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Federal White Collar Crime

August 18, 2016

Third Circuit Says Government Can’t Infringe upon the Right of Allocution (U.S. v. Jason Moreno)

From July 2005 to November 2007, the defendant (Moreno) was an appraiser in a mortgage fraud scheme who for payment provided inflated appraisals to other scheme members. He also acted as broker, buyer, or seller in other fraudulent transactions. A federal jury convicted him of multiple counts of wire fraud and conspiracy to commit wire fraud. After receiving a 96-month prison, he appealed to the U.S. Court of Appeals for the Third Circuit. Two main issues: The Confrontation Clause and Moreno’s...

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March 21, 2013

Supreme Court of the United States says: The Holding of Padilla v. Kentucky Will Not Apply Retroactively

In United States v. Chaidez, No. 11–820, (February 20, 2013). The Supreme Court of the United States held that it’s earlier decision in Padilla v. Kentucky, holding that the Sixth Amendment requires defense attorneys to inform criminal defendants of the deportation risks of guilty pleas, does not apply retroactively to cases already final on direct review. Roselva Chaidez came to the United States from Mexico in 1971; she became a lawful permanent resident in 1977. In 2003, she was indicted in the U.S. District Court for the Northern District of Illinois on three counts of

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September 10, 2012

Fourth Circuit Holds that Money Laundering Applies to the Profits of Crime, Not the Expenses

In United States v. Cloud, 680 F.3d 396; 2012 U.S. App. LEXIS 10946, The United States Court of Appeals for the Fourth Circuit reversed Defendant William Roosevelt Cloud’s money laundering convictions, applying State v. Santos, 553 U.S. 507 (2008). Cloud’s convictions all stemmed from a complex mortgage-fraud scheme in which Cloud would dupe buyers with good credit into purchasing property as an ostensible joint-real estate investment with...

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September 6, 2012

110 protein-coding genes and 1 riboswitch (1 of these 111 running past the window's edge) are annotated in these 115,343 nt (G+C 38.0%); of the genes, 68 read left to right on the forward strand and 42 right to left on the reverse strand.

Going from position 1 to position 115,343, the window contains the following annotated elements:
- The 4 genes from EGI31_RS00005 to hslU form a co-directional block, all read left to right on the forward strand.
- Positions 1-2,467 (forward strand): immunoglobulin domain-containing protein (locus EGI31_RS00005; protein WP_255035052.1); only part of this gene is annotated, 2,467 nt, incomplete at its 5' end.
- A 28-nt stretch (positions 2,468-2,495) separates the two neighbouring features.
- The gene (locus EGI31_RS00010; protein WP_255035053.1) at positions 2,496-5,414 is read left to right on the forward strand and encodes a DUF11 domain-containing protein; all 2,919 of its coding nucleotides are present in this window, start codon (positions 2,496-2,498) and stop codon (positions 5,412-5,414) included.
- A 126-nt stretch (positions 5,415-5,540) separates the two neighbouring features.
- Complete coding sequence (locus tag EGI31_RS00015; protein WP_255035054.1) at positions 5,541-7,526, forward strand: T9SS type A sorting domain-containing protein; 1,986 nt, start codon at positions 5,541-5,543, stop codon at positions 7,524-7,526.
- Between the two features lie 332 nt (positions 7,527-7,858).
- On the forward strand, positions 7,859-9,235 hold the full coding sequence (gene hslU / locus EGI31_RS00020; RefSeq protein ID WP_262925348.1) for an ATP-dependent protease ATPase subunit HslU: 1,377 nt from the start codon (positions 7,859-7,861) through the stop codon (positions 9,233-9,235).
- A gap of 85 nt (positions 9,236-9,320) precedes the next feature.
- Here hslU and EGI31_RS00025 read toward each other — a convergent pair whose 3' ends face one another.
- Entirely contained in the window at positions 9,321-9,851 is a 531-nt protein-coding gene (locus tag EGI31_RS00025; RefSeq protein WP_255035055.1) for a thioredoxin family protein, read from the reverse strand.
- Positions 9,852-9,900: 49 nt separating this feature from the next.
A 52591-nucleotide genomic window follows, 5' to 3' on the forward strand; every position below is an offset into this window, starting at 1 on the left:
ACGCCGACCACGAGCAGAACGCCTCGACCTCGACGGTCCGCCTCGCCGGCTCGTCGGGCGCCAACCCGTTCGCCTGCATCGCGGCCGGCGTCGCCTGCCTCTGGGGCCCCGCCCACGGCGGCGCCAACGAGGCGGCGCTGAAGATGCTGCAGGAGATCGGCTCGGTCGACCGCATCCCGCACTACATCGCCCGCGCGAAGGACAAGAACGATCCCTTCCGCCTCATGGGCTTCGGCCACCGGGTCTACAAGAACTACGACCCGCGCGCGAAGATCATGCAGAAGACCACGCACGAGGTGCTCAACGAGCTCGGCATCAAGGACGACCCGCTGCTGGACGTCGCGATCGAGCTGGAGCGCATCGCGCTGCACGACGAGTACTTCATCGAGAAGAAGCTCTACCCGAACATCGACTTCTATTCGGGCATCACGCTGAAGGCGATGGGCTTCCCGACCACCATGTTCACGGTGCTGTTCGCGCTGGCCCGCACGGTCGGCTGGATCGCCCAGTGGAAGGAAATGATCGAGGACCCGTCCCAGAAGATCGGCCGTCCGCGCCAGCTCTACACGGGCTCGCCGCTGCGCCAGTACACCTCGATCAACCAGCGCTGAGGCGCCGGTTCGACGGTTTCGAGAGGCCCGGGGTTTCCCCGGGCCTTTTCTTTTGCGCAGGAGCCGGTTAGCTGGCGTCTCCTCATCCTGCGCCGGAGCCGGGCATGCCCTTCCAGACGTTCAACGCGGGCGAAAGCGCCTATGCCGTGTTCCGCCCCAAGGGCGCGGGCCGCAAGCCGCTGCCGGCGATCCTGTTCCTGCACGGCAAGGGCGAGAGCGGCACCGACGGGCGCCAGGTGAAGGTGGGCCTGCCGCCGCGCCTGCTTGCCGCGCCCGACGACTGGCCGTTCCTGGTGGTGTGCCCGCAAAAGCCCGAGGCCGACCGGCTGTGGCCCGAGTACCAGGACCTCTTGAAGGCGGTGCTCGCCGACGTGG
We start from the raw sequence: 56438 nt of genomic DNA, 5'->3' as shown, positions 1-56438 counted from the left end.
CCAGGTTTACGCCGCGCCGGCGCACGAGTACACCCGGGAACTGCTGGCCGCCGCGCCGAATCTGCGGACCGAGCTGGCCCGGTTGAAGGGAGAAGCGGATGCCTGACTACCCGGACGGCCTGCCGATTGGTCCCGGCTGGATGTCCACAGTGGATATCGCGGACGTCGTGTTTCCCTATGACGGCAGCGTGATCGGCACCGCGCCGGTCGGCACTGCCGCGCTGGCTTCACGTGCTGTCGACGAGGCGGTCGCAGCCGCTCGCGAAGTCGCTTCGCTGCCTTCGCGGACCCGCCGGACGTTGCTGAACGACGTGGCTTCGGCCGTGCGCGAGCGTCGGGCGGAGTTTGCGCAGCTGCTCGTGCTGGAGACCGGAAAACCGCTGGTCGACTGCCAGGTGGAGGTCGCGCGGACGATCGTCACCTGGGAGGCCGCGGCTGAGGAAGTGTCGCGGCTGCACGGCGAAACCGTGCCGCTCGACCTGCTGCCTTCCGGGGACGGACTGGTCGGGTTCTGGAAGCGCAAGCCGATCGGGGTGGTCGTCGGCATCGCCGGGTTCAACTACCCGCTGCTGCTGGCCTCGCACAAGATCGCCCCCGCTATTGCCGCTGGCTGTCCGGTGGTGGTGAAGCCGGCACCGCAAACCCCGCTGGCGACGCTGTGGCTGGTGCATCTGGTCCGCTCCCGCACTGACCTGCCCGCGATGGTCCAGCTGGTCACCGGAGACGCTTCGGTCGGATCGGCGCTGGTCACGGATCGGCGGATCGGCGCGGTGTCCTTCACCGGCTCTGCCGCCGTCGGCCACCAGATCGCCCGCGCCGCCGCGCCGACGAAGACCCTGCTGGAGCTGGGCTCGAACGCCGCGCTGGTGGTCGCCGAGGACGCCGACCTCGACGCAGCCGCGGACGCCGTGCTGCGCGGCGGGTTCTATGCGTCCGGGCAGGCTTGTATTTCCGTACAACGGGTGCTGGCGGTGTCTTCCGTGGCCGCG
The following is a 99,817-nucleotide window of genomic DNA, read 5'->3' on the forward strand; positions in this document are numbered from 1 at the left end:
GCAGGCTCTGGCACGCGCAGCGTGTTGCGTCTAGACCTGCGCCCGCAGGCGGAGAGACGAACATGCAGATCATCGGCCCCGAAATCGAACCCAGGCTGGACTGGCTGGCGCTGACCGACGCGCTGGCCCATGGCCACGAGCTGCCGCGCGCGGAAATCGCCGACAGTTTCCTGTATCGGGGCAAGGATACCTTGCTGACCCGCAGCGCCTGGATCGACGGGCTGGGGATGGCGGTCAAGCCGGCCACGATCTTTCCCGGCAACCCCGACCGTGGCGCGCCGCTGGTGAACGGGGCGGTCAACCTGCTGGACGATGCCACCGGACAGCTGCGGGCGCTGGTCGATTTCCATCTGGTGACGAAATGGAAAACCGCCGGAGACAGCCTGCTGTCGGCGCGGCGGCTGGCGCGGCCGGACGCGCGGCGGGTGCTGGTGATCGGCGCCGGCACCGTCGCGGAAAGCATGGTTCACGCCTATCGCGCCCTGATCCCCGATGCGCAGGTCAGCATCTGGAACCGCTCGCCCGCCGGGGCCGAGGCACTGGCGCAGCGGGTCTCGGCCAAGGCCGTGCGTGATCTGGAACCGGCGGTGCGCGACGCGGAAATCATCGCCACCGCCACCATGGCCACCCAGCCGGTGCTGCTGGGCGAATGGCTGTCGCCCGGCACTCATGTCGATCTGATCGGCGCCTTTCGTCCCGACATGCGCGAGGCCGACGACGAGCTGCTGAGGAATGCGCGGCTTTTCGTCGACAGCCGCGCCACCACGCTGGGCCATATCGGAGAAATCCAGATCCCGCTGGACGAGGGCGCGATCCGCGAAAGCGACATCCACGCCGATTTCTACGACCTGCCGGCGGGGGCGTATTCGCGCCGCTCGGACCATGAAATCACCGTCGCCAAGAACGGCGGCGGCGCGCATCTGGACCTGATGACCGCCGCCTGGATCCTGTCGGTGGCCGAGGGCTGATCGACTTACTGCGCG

Fourth Circuit Finds No FBAR Penalty Exceptions for Voluntary Disclosure and Plea Bargains

In U.S. v. Williams, 2012 U.S. App. LEXIS 15017; 2012-2 U.S. Tax Cas. (CCH) P50, 475, the United States Court of Appeals for the Fourth Circuit held that a taxpayer could be liable for significant civil penalties for failing to report interest in foreign bank accounts. The United States brought an enforcement action to collect the civil penalties assessed against defendant taxpayer Williams, pursuant to 31 U.S.C.S. § 5321(a)(5), for his failure to report his interest in two foreign bank accounts by failing to file a completed form TD F 90-22.1 (FBAR) for tax year 2000. The U.S. District...

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April 26, 2012

Employee Who Used Work Computers to Steal Trade Secrets Secures Dismissal of Charges

In United States v. Nosal, No. 10-10038, 2012 U.S. App. LEXIS 7151, the United States Court of Appeals for the Ninth Circuit held that theft of trade secrets by an employee using his work computer did not qualify as a federal crime under the statute used to charge him. The Court upheld the ruling of the United States District Court for the Northern District of California, which dismissed five counts of an indictment against defendant for failure to state an offense pursuant to the Computer Fraud and Abuse Act (CFAA),...

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